BMI Screenings in Schools Lead to No Rise in Taunts for Kids

By Kevin Rowe

LITTLE ROCK – Student teasing about weight has not increased since Arkansas law began requiring body mass index (BMI) screenings and other changes in schools to address the state’s childhood obesity epidemic, according to new research published today.


The study, published in the October issue of Archives of Pediatric and Adolescent Medicine, counters many fears that a mandate to assess students’ risk for weight-related health conditions would lead to more children being the target of jokes about body fat. A copy of the full report is available upon request.


Act 1220, passed in 2003, requires Arkansas public schools to collect BMI data from students, send confidential BMI reports to parents and change vending and physical activity policies to make schools healthier for students and staff. Critics of the law predicted the BMI screening would lead to an upswing in teasing and bullying.


“When all of the measures required by Act 1220 are taking place in schools, we found no downside to student BMI assessments,” said Delia Smith West, a researcher and psychologist at the Fay W. Boozman College of Public Health at the University of Arkansas for Medical Sciences (UAMS). “And if the assessments and the law’s other provisions motivate kids to eat healthier foods and get more exercise or encourage parents to make changes at home, there is the upside of a major public health benefit.”


For the past three years, the percentage of Arkansas students classified as overweight or at risk for overweight has remained stable. This is a major achievement given that the state’s obesity rates exceed the national average and had been increasing steadily for decades. Today, an estimated 38 percent of Arkansas kids are overweight or at risk of being overweight, compared with nearly 33 percent of children and adolescents nationally.


“BMI data not only help us track our state’s efforts to prevent childhood obesity, but the individual reports that are sent out provide valuable information for families who may be struggling with obesity-related health problems,” said lead author Rebecca Krukowski, who is also a UAMS psychologist. “The confidential BMI report parents receive may be the tipping point that leads to healthier habits for the entire family.”


Since the passage of Act 1220, some parents and school officials had voiced concern that BMI tests would focus negative attention on children’s weight. With funding from the Robert Wood Johnson Foundation, a UAMS research team designed a study to determine if students’ experiences had borne out that concern. The team conducted telephone surveys of 6,417 parents and 1,042 students ages 14 and older who attend public schools in Arkansas. Their surveys were done before BMI testing began and then one and two years after the law was implemented.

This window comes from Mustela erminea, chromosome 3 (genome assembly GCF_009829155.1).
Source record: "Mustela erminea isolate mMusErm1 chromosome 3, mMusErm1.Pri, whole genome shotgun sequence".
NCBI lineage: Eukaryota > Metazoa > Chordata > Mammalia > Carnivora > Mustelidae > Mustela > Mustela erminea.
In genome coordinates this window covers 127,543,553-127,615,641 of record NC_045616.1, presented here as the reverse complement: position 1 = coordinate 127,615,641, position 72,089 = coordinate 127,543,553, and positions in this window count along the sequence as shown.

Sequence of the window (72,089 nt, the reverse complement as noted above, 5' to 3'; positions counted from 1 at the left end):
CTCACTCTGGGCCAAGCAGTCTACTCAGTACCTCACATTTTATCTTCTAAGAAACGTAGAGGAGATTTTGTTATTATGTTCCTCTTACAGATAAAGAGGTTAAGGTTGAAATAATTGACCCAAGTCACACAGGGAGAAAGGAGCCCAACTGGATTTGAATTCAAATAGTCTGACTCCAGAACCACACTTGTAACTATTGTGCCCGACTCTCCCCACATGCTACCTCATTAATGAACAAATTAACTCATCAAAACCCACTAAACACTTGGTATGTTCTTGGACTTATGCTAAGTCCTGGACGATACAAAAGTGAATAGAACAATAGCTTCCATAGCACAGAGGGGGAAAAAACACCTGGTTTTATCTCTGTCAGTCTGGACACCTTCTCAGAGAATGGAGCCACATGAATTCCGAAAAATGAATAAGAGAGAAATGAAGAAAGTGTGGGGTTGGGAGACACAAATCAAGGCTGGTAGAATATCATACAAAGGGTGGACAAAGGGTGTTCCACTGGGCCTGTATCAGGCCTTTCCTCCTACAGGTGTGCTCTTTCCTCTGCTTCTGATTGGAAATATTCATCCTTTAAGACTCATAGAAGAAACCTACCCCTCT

The researchers asked parents: “Do others tease, joke or make fun of your child because of his or her weight?” The teen-aged students were asked if they had been the target of such teasing. The UAMS team analyzed the information and adjusted it to account for factors like gender that might confound the results. They found no change in the rates of weight-based teasing.


Although teasing in Arkansas public schools did not increase after the changes mandated by Act 1220, teasing continues to be a serious issue for children and teens. And this study adds to evidence suggesting that youth are targeted and bullied because of their weight. The findings show:


  • Obese adolescents were almost nine times more likely to be teased than their normal-weight peers.
  • Obese children (younger than 14) were four times more likely to be teased about their weight than their normal-weight peers.
  • Girls were more at risk than boys: One out of nearly seven girls reported being teased about weight.
  • Boys typically do not get teased when they put on extra pounds: Only obese boys were more likely to be teased because of weight.

“Overweight and obese kids are particularly vulnerable to teasing,” West said. “Even good-natured teasing can be damaging to a child’s psychological health, especially for kids who are struggling with a weight problem. Kids who are teased a lot are at risk of depression, suicide and unhealthy dieting habits like fasting.” According to West, school-based programs can help reduce the frequency of teasing on the playground and in the classroom.


UAMS is the state’s only comprehensive academic health center, with five colleges, a graduate school, a medical center, six centers of excellence and a statewide network of regional centers. UAMS has 2,652 students and 733 medical residents. Its centers of excellence include the Winthrop P. Rockefeller Cancer Institute, the Jackson T. Stephens Spine & Neurosciences Institute, the Myeloma Institute for Research and Therapy, the Harvey & Bernice Jones Eye Institute, the Psychiatric Research Institute and the Donald W. Reynolds Institute on Aging. It is one of the state’s largest public employers with about 10,000 employees, including nearly 1,150 physicians who provide medical care to patients at UAMS, Arkansas Children’s Hospital, the VA Medical Center and UAMS’ Area Health Education Centers throughout the state. UAMS and its affiliates have an economic impact in Arkansas of $5 billion a year. Visit